Journal of Hazardous Materials, Vol.262, 887-895, 2013
Origin, mobility, and temporal evolution of arsenic from a low-contamination catchment in Alpine crystalline rocks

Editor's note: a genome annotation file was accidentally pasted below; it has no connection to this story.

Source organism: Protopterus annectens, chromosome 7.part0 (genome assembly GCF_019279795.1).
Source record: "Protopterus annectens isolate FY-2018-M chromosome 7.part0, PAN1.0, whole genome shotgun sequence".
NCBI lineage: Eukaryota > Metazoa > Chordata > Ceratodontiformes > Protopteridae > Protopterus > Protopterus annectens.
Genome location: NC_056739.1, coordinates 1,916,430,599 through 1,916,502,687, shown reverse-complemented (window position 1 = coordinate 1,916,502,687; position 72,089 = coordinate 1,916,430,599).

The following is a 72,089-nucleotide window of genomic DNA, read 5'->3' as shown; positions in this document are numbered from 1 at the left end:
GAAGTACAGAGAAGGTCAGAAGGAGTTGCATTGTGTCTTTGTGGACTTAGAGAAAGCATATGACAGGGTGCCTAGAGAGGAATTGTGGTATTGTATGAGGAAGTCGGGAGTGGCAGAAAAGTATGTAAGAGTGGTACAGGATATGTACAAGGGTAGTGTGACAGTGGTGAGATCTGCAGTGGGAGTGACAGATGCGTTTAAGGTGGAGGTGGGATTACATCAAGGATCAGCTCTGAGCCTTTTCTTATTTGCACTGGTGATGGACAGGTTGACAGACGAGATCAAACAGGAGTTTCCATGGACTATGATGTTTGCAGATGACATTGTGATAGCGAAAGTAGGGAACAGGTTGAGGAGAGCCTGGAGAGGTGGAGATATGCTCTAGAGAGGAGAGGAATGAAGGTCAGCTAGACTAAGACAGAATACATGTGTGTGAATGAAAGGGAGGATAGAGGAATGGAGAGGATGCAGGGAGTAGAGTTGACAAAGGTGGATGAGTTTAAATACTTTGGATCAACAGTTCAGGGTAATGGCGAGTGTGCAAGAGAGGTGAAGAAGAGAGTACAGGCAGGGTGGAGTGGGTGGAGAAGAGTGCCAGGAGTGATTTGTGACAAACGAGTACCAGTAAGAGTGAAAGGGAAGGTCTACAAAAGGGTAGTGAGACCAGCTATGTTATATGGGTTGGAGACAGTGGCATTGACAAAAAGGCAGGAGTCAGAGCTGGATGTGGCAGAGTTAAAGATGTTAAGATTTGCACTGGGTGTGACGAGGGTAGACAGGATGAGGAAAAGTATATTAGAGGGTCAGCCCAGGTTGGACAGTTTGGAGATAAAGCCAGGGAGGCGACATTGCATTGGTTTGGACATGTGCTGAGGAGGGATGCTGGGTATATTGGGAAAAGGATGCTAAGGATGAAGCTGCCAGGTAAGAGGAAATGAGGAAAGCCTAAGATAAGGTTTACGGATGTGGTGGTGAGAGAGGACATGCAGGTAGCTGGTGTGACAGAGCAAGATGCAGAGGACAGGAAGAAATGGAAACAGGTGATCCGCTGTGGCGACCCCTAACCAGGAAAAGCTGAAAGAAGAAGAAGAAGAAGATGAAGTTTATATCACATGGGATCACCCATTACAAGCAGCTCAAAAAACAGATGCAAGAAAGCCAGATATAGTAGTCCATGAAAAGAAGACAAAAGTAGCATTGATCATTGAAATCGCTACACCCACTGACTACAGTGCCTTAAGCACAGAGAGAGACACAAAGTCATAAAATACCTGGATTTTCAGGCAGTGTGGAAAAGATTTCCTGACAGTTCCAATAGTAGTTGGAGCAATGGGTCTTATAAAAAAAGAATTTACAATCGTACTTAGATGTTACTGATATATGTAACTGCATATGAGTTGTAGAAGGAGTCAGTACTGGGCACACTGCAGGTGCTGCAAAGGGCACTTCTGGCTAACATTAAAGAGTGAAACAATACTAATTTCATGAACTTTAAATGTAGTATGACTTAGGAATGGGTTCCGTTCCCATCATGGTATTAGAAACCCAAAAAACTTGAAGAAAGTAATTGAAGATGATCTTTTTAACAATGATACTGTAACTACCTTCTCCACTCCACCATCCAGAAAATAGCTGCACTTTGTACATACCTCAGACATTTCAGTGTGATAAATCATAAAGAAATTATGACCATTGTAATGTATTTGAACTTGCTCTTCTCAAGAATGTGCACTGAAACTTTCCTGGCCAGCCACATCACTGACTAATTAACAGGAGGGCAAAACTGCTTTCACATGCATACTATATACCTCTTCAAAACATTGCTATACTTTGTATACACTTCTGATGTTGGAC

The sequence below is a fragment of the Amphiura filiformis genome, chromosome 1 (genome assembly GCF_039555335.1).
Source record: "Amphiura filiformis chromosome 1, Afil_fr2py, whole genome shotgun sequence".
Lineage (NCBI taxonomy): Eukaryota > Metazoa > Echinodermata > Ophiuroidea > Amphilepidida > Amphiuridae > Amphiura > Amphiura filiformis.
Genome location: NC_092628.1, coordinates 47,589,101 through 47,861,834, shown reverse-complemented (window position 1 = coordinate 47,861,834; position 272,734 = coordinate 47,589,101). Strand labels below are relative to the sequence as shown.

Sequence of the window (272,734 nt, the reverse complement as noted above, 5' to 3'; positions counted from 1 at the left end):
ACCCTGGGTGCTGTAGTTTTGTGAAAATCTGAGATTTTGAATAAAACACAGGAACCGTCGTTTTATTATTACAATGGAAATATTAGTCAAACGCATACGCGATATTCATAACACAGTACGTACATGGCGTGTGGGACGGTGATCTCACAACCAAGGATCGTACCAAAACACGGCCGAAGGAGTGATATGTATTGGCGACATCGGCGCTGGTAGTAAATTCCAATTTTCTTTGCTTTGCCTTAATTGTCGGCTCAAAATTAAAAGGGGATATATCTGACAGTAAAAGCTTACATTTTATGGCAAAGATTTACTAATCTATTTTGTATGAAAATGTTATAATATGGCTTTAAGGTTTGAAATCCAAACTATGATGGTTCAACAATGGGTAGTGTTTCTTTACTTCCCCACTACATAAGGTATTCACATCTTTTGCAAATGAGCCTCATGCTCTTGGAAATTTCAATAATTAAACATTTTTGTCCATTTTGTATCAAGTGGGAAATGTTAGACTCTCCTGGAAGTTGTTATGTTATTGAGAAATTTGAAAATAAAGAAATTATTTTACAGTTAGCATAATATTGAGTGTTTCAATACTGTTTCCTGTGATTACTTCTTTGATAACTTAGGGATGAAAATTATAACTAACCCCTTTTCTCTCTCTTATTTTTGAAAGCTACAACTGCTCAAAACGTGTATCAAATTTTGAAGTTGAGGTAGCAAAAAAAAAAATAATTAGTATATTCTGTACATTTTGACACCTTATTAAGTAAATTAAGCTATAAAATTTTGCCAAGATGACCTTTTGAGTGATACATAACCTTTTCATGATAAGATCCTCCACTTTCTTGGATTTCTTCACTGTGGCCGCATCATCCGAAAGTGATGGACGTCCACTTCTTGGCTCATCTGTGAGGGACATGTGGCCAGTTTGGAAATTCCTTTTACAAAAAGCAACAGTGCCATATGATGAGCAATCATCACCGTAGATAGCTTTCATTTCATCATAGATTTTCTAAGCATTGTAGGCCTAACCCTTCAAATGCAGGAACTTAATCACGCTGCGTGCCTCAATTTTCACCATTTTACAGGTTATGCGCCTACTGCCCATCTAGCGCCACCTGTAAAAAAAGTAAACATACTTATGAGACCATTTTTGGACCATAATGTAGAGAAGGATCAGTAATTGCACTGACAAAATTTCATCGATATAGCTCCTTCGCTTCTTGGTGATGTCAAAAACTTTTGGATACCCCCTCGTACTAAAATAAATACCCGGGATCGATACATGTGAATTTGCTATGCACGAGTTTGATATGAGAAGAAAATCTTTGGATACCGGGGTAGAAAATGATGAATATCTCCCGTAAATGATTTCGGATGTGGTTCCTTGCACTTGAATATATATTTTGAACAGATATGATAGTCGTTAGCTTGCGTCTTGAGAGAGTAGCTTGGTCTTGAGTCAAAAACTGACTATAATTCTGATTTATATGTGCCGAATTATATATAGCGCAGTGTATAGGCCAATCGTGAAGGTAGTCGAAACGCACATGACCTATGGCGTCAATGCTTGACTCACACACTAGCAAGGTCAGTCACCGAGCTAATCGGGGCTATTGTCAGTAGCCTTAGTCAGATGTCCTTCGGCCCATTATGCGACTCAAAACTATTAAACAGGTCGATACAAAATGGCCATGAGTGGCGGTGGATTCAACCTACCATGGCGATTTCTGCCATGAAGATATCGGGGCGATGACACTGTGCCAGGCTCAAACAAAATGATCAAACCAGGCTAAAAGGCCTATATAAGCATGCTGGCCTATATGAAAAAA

The reduction to 10 mu g/l of the limit for arsenic in drinking water led many resource managers to deal with expensive treatments. In the very common case of arsenic levels close to the recommended maximum concentration, knowing the origin and temporal evolution of As has become of great importance. Here we present a case study from an alpine basin. Arsenic speciation, isotopic compositions of pyrite, sulfate and water, and concentrations of major and trace elements demonstrate a geogenic source for arsenic linked to the dissolution of pyrite. We provide new tools to further study As at low concentrations where many processes may be masked. The observed negative correlation between delta S-34(SO4) and [As] is interpreted as a Rayleigh-type sulfur-isotope fractionation during increasing pyrite dissolution. The observed positive correlation between delta O-18(SO4) and As-V/As-III ill could help to retrieve initial redox conditions. A 3-year long monitoring at high-resolution demonstrated that drought conditions enhance pyrite dissolution whose degradation products are scavenged by recharge water. An increase in As in groundwater may result from droughts due to enhanced oxygen entry in the unsaturated zone. The 2003 European heatwave had a major effect. (C) 2012 Elsevier B.V. All rights reserved.